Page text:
Japanese big manufacturers’ sentiment improved to pre-pandemic levels in the first quarter as companies planned to increase capital expenditure this year, suggesting the export-reliant economy was benefiting from a solid recovery in global demand.
Confidence among big nonmanufacturers also recovered from three months ago, underscoring the fading strains from the coronavirus pandemic, a central bank survey showed on Thursday.
The headline index for big manufacturers’ sentiment rose to plus 5 in March from minus 10 in December, the Bank of Japan’s closely-watched tankan survey showed, marking the third straight quarter of improvement and hitting the highest level since September 2019.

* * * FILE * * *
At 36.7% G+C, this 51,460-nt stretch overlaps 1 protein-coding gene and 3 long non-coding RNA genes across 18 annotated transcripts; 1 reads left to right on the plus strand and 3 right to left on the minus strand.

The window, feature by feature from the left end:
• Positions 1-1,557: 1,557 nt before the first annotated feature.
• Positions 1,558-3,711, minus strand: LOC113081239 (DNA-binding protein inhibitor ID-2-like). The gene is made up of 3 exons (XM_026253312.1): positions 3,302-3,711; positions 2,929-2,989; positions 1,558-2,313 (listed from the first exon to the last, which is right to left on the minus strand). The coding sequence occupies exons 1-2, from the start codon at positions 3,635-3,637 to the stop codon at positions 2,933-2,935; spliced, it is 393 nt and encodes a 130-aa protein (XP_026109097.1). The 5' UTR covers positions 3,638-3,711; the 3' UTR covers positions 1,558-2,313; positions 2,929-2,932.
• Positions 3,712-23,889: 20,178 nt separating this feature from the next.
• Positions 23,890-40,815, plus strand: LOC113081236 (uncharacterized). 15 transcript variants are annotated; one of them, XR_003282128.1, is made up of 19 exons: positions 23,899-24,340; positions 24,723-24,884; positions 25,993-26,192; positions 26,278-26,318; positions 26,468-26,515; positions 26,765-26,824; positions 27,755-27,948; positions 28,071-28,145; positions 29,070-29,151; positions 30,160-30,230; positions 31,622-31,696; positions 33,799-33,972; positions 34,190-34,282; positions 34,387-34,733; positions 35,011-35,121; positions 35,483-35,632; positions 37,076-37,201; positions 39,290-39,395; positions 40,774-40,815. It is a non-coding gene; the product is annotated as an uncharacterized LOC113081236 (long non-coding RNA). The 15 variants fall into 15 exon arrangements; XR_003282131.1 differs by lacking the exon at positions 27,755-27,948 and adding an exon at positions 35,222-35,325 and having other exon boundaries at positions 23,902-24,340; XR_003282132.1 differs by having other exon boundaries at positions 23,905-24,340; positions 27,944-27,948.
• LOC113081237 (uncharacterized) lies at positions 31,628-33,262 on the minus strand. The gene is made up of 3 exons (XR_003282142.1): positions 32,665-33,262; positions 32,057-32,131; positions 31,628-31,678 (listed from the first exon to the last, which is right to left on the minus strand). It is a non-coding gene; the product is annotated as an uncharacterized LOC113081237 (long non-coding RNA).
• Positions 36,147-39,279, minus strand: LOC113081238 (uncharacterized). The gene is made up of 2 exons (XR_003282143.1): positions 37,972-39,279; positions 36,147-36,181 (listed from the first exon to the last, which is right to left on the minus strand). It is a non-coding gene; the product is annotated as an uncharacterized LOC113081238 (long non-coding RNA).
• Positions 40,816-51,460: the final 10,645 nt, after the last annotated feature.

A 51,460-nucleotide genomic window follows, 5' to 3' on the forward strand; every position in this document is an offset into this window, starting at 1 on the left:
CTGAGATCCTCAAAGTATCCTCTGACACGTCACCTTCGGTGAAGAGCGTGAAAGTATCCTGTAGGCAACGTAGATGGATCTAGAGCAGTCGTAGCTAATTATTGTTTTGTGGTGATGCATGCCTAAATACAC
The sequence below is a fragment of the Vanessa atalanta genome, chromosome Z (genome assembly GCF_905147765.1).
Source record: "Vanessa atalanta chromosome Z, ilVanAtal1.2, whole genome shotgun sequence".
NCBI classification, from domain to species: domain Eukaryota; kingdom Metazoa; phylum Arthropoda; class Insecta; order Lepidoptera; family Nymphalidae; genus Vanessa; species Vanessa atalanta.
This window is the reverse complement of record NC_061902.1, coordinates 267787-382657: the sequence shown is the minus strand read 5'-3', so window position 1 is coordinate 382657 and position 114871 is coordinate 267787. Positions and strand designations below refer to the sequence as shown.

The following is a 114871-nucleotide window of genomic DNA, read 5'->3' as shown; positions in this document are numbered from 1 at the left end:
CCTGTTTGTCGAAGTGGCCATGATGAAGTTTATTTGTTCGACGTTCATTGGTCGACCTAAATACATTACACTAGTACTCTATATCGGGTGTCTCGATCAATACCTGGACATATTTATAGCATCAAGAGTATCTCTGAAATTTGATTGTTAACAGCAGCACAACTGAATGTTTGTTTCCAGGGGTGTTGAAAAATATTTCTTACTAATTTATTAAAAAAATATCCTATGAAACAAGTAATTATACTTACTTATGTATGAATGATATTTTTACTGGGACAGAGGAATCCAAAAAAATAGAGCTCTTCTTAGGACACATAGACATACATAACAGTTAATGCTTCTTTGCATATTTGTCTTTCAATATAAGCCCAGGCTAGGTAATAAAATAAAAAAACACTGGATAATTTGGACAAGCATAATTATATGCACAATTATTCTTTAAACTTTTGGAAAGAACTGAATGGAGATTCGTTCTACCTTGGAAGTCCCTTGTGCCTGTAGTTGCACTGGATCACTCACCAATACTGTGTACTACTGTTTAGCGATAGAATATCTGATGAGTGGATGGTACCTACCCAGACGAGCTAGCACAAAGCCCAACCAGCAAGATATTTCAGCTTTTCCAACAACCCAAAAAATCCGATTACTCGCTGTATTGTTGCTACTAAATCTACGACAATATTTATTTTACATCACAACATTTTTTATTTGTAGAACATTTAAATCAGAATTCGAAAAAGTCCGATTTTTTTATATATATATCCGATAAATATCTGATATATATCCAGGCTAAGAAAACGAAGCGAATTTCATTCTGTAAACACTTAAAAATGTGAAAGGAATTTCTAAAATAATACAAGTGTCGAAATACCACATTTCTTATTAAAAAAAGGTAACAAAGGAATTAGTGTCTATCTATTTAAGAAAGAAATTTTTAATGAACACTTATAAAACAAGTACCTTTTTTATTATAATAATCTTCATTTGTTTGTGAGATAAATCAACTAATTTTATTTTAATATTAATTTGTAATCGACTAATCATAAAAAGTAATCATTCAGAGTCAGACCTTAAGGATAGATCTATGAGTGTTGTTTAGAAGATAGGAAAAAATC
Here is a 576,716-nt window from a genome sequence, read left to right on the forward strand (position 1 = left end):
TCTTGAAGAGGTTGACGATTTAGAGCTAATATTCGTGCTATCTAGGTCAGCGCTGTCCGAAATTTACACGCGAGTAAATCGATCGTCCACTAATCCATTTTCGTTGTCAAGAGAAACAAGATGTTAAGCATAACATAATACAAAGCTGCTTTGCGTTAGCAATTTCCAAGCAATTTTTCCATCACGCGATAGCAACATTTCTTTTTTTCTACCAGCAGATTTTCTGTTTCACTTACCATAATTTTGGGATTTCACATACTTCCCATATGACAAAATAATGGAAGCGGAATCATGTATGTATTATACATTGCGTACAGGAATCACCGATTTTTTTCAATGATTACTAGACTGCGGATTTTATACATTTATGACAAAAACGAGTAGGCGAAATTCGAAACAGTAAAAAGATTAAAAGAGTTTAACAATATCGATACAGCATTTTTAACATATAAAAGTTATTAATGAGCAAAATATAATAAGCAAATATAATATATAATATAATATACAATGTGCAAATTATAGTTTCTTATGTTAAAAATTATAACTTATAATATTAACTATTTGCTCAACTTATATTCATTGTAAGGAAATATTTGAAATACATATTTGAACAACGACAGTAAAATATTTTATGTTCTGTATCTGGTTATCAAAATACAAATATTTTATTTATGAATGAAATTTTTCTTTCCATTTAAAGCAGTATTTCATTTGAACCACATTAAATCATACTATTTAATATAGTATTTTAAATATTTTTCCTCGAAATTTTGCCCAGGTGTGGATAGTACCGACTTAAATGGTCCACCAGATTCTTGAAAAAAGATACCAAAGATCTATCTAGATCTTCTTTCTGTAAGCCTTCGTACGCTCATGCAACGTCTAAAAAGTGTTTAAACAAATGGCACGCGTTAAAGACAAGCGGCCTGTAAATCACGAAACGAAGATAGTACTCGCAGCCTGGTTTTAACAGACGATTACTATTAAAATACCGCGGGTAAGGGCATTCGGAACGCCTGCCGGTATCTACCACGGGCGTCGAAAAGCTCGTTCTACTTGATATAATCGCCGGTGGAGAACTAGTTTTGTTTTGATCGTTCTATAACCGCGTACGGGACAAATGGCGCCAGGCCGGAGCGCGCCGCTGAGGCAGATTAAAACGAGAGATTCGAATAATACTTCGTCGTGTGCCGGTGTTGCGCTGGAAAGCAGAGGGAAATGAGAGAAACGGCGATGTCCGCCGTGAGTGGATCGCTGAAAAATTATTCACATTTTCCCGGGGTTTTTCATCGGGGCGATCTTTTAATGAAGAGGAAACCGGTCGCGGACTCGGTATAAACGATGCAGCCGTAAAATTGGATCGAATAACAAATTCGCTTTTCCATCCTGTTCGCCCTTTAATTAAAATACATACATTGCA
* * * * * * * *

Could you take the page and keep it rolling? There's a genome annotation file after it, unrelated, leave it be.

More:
It compared with market forecasts of a flat reading.
The data offers some relief for policymakers striving to revitalize the pandemic-hit economy as a fourth wave of infections raises uncertainty about the outlook.
Big nonmanufacturers’ sentiment improved to minus 1 in the March survey from minus 5 in December, the survey showed.
Big firms expect to increase capital expenditure by 3.0% in the year that began in April, compared with a median forecast for a 1.4% increase, the survey showed.
Like many countries, Japan deployed massive monetary and fiscal stimulus over the past year to lift the economy back from a record postwar slump.
Many analysts expect the economy to have contracted in the first quarter but see it gradually emerging from the doldrums as solid exports offset some of the weakness in consumption.
The BOJ tankan indexes are derived by subtracting the percentage of pessimistic respondents from optimistic ones. A negative figure means pessimists outnumber optimists.
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